Now more than ever those aged 55 or over might be wondering whether to take a 25% tax-free lump sum out of their pension.
Many people have seen their incomes plummet in recent weeks due to the coronavirus crisis, or have lost their jobs altogether, and may be looking for ways to provide themselves with a much-needed financial boost.
But taking a chunk out of your pension pot will have a big impact on your future retirement income, especially as pension values have been hard hit by recent stock market volatility, so it isn’t something you should enter into lightly.
Taking your tax-free cash – the rules
Under current rules, you can usually take a 25% tax-free lump sum from your pension once you reach the age of 55. However, different pension schemes can have different rules, so check with your provider to see at what age you can start taking retirement benefits from your pension.
The minimum age at which you can start taking benefits from your private or workplace pension is expected to increase to 57 in 2028 when the State Pension retirement age increases to 67 (there’s a 10-year gap between the minimum pension age and the State Pension age, so when the State Pension age rises, so does the minimum pension age.)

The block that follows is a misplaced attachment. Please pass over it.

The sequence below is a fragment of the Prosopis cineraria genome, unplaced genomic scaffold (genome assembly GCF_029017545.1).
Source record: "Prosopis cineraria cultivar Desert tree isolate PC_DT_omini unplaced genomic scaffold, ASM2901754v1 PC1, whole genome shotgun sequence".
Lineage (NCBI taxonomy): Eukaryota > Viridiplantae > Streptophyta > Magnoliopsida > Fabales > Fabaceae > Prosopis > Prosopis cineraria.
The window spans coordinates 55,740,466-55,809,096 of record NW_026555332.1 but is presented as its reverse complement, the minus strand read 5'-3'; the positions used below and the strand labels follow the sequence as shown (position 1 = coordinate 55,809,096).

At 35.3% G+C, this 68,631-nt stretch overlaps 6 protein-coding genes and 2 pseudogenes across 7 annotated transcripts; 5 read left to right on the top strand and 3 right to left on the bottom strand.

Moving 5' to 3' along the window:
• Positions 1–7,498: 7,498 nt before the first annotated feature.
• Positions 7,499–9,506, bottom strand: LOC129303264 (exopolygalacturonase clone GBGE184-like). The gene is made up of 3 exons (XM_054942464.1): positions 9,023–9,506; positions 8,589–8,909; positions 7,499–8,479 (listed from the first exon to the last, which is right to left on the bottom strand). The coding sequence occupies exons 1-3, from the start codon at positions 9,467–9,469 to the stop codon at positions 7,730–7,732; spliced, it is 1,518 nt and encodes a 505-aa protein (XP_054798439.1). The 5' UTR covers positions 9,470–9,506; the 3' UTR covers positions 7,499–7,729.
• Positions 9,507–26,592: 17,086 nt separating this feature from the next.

You don’t have to take the full 25% at once if you don’t want to. You might decide, for example, that you want to take less than this, or that you don’t want to take any money just yet as you’d rather leave your pension savings to benefit from investment growth for longer.
Consider the impact of taking a 25% tax-free lump sum
There are several things to consider if you’re thinking about taking a 25% tax-free lump sum from your pension:
What are your plans for the money?